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The Dolmetsch Legacy: English Recorder Music
Gordon JACOB: Variations
Cyril SCOTT: Aubade
Edmund RUBBRA: Sonatina Op. 128; Passacaglia Sopra 'Plusieurs Regrets', Op. 113; Meditation Sopra 'Coeurs Désolés', Op. 67
Antony HOPKINS: Suite
John GARDNER: Little Suite in C, Op. 60
Colin HAND: Sonata Breve
Franz REIZENSTEIN: Partita
Ross Winters (recorders); Andrew Ball (piano)
Rec. 2002

There is a temptation to regard the modern repertoire for recorder as something specialised outside 'proper' music. However one only has to listen to a varied recital such as this to realise that one does not have to be a recorder buff to appreciate such music. This is a CD for all admirers of the composers featured, while it is also an invaluable guide to all aspiring amateur performers on how the music should go.

Those amateur recorder players who, like me, competed in local music festivals in the past playing similar repertoire, will remember the bird-like figure of Carl Dolmetsch in the adjudicator's chair, with his clipped accent and demonstrations of how trills and mordents should have been played. His concern was setting standards, even if later his own high standards were eclipsed by a younger generation of recorder virtuosos. Dolmetsch's annual Wigmore Hall recital with the ever reliable Joseph Saxby at the harpsichord saw the premieres of a long succession of commissions, some of which are now recorded by Ross Winters on his excellent CD recital.

Perhaps the modern lynchpin of the recorder repertoire is Edmund Rubbra's glorious Meditation Sopra 'Coeurs Désolés' which in 1953 prompted Arthur Hutchings to a remarkable assessment, which is so eloquent I think worth quoting here to underline the stature of Rubbra's recorder music: 'I played it to two of my colleagues. … one … said "How extraordinary that something using only triads can be so charged with emotion". The other said: "My God! It's no miniature. Its Rubbra himself in the best grand manner. Once he begins 'in form' he screws me up and I can't relax tension until the last note has stopped sounding".'

Carl Dolmetsch left us his own recorded recital of some of his modern repertoire. Three of the pieces here recorded by Ross Winters and Andrew Ball also appeared on Dolmetsch's 1973 LP recording on the Californian Orion label (ORS 74144). The comparison brings to light an immediate issue, that much of this repertoire, notably all the Rubbra pieces and Gordon Jacob's Variations, were actually written for harpsichord not piano accompaniment. To some extent at least they need the sound of the harpsichord to make their intended effect. In the case of the Rubbra Sonatina the printed score just says 'harpsichord' with no alternative of piano. It has to be said that it all works on the piano, but the impact of the music is materially changed by the sound of the harpsichord, and it is a pity it could not have been used here. Also there is another Dolmetsch tradition Ross Winters has elected not to emulate, which is Dolmetsch's practice of starting the last movement of Rubbra's Sonatina on the sopranino recorder, switching instruments after the first page.

Ross Winters is notably successful in this repertoire, with his 'fatter' sound than Dolmetsch, his better control of breath and colour in the long sustained notes in for example 'Coeurs Désolés'. With his more generous phrasing - adding half a minute to Dolmetsch's timing of that piece - his performances firmly transfer the recorder into the serious instrumental repertoire of the period.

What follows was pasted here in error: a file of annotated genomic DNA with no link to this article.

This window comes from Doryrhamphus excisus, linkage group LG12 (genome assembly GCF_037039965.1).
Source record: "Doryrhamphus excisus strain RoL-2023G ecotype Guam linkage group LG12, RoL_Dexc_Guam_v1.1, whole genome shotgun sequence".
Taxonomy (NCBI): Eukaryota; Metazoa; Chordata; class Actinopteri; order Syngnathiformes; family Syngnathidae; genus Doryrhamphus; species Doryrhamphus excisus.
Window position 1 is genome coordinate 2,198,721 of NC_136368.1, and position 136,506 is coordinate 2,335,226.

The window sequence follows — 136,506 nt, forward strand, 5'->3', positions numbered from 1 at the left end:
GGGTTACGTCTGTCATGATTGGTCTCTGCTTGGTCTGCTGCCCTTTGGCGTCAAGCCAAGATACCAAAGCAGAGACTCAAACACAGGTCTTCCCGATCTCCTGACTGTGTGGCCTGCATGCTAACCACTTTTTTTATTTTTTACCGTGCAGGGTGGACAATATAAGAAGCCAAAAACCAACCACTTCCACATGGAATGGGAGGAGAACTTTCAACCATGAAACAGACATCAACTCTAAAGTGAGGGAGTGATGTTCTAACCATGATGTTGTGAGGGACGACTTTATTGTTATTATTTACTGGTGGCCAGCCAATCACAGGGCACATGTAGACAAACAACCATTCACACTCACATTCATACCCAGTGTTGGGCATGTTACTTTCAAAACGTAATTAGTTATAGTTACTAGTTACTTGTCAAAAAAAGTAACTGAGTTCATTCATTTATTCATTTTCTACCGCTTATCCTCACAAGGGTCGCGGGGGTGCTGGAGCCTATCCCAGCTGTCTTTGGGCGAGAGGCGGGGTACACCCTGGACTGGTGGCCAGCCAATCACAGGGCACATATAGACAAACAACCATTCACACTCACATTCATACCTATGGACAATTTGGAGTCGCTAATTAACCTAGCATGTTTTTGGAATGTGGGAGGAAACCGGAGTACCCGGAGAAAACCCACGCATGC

This is an excellent selection of modern recorder music, and it is particularly good to see Rubbra's three principal works for recorder and keyboard brought together, making this CD a must for Rubbra lovers at the very least. (Rubbra's 1978 Dolmetsch commission, the Fantasia on a Chord, Op. 154, needs viola da gamba and harpsichord, taking it outside the repertoire playable with piano accompaniment.) Gordon Jacob's Variations of 1963 and Antony Hopkins' Suite of 1953 were both also on the earlier Dolmetsch LP but are here played with a poise and flowing phrasing which Dolmetsch's more clipped manner of playing did not always achieve. Later, in the early 1980s, Gordon Jacob was dazzled by the young Michala Petri and wrote far more virtuosically for her. Here in common with these composers he writes music which all amateur recorder players can attempt but which needs a virtuoso to present with the intonation and command of tone to give works such as the Rubbra their true stature.

The pieces by Cyril Scott and Franz Reizenstein expand the vocabulary of the recorder and are really flute music manqué. Indeed, Scott's score indicates 'for treble recorder, flute or violin', though to hear them played as here is to appreciate what atmospheric contributions they are to the treble recorder's repertoire. The Cyril Scott Aubade adopts a relatively low tessitura and it needs careful projection of tone to enable the soloist to compete with the piano. The Scott was once recorded by Karsten Behrmann on a Da Camera Magna LP (sm 93502), but was played with less understanding than by Ross Winters whose feeling for Scott's ebb and flow, adds well over a minute to Behrmann's timing. Here Andrew Ball's sympathetic piano playing does much to characterise the piece.

Although there is more very worthwhile recorder repertoire from British composers of the 1930s-1950s, not least the Herbert Murrill Sonata and the Malcolm Arnold Sonatina, this is a worthwhile and representative selection. It includes several of the cornerstones of the modern recorder repertoire. You do not need to be a recorder player to enjoy it, but all recorder buffs will be fascinated and inspired by hearing some of the pieces they grapple with played in exemplary style.

Lewis Foreman

British Music Society

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